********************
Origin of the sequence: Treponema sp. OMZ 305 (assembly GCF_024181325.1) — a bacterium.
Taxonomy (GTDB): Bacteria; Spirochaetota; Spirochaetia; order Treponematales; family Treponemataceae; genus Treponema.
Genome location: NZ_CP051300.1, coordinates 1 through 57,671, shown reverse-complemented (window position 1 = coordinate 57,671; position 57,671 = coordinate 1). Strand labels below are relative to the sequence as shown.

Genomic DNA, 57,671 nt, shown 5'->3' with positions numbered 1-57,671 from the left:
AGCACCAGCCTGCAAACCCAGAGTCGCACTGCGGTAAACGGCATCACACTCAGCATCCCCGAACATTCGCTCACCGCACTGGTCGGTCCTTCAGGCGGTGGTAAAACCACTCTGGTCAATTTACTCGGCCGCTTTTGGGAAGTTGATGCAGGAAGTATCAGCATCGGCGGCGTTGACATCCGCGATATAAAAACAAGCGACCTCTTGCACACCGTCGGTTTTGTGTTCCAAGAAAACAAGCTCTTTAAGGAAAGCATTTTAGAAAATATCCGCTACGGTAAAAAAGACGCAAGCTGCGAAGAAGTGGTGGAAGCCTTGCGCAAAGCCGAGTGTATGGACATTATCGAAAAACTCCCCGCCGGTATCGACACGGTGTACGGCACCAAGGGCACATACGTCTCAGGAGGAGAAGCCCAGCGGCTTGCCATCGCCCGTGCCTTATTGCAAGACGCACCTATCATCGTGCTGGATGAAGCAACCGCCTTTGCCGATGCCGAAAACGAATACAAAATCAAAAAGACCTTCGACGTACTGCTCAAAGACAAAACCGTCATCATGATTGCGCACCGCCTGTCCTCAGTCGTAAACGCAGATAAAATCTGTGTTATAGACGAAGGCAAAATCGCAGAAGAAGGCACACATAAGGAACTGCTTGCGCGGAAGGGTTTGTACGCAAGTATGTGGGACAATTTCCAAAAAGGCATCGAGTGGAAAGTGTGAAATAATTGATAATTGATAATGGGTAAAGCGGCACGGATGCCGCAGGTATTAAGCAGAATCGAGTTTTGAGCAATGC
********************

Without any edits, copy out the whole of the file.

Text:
Origin of the sequence: Treponema sp. OMZ 305 (assembly GCF_024181325.1) — a bacterium.
Taxonomy (GTDB): Bacteria; Spirochaetota; Spirochaetia; order Treponematales; family Treponemataceae; genus Treponema.
Genome location: NZ_CP051300.1, coordinates 1 through 57,671, shown reverse-complemented (window position 1 = coordinate 57,671; position 57,671 = coordinate 1). Strand labels below are relative to the sequence as shown.

Genomic DNA, 57,671 nt, shown 5'->3' with positions numbered 1-57,671 from the left:
AGCACCAGCCTGCAAACCCAGAGTCGCACTGCGGTAAACGGCATCACACTCAGCATCCCCGAACATTCGCTCACCGCACTGGTCGGTCCTTCAGGCGGTGGTAAAACCACTCTGGTCAATTTACTCGGCCGCTTTTGGGAAGTTGATGCAGGAAGTATCAGCATCGGCGGCGTTGACATCCGCGATATAAAAACAAGCGACCTCTTGCACACCGTCGGTTTTGTGTTCCAAGAAAACAAGCTCTTTAAGGAAAGCATTTTAGAAAATATCCGCTACGGTAAAAAAGACGCAAGCTGCGAAGAAGTGGTGGAAGCCTTGCGCAAAGCCGAGTGTATGGACATTATCGAAAAACTCCCCGCCGGTATCGACACGGTGTACGGCACCAAGGGCACATACGTCTCAGGAGGAGAAGCCCAGCGGCTTGCCATCGCCCGTGCCTTATTGCAAGACGCACCTATCATCGTGCTGGATGAAGCAACCGCCTTTGCCGATGCCGAAAACGAATACAAAATCAAAAAGACCTTCGACGTACTGCTCAAAGACAAAACCGTCATCATGATTGCGCACCGCCTGTCCTCAGTCGTAAACGCAGATAAAATCTGTGTTATAGACGAAGGCAAAATCGCAGAAGAAGGCACACATAAGGAACTGCTTGCGCGGAAGGGTTTGTACGCAAGTATGTGGGACAATTTCCAAAAAGGCATCGAGTGGAAAGTGTGAAATAATTGATAATTGATAATGGGTAAAGCGGCACGGATGCCGCAGGTATTAAGCAGAATCGAGTTTTGAGCAATGC